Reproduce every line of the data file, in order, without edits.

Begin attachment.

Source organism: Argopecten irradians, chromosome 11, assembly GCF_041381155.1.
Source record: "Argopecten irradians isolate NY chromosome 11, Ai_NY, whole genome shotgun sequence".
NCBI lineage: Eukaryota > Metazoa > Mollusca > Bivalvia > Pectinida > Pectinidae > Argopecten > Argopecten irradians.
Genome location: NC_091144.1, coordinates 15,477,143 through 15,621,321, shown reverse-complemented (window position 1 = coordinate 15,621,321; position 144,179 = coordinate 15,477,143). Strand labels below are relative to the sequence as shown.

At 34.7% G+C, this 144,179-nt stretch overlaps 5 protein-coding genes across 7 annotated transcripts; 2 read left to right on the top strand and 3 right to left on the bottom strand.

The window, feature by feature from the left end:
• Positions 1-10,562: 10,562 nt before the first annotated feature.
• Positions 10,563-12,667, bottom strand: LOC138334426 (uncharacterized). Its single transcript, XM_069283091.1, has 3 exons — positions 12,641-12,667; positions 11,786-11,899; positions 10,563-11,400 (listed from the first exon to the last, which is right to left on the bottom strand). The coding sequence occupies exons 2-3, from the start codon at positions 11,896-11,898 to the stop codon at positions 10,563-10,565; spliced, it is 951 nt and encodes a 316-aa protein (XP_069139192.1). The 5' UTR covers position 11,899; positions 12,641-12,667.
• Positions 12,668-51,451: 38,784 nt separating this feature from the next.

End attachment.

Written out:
Source organism: Argopecten irradians, chromosome 11, assembly GCF_041381155.1.
Source record: "Argopecten irradians isolate NY chromosome 11, Ai_NY, whole genome shotgun sequence".
NCBI lineage: Eukaryota > Metazoa > Mollusca > Bivalvia > Pectinida > Pectinidae > Argopecten > Argopecten irradians.
Genome location: NC_091144.1, coordinates 15,477,143 through 15,621,321, shown reverse-complemented (window position 1 = coordinate 15,621,321; position 144,179 = coordinate 15,477,143). Strand labels below are relative to the sequence as shown.

At 34.7% G+C, this 144,179-nt stretch overlaps 5 protein-coding genes across 7 annotated transcripts; 2 read left to right on the top strand and 3 right to left on the bottom strand.

The window, feature by feature from the left end:
• Positions 1-10,562: 10,562 nt before the first annotated feature.
• Positions 10,563-12,667, bottom strand: LOC138334426 (uncharacterized). Its single transcript, XM_069283091.1, has 3 exons — positions 12,641-12,667; positions 11,786-11,899; positions 10,563-11,400 (listed from the first exon to the last, which is right to left on the bottom strand). The coding sequence occupies exons 2-3, from the start codon at positions 11,896-11,898 to the stop codon at positions 10,563-10,565; spliced, it is 951 nt and encodes a 316-aa protein (XP_069139192.1). The 5' UTR covers position 11,899; positions 12,641-12,667.
• Positions 12,668-51,451: 38,784 nt separating this feature from the next.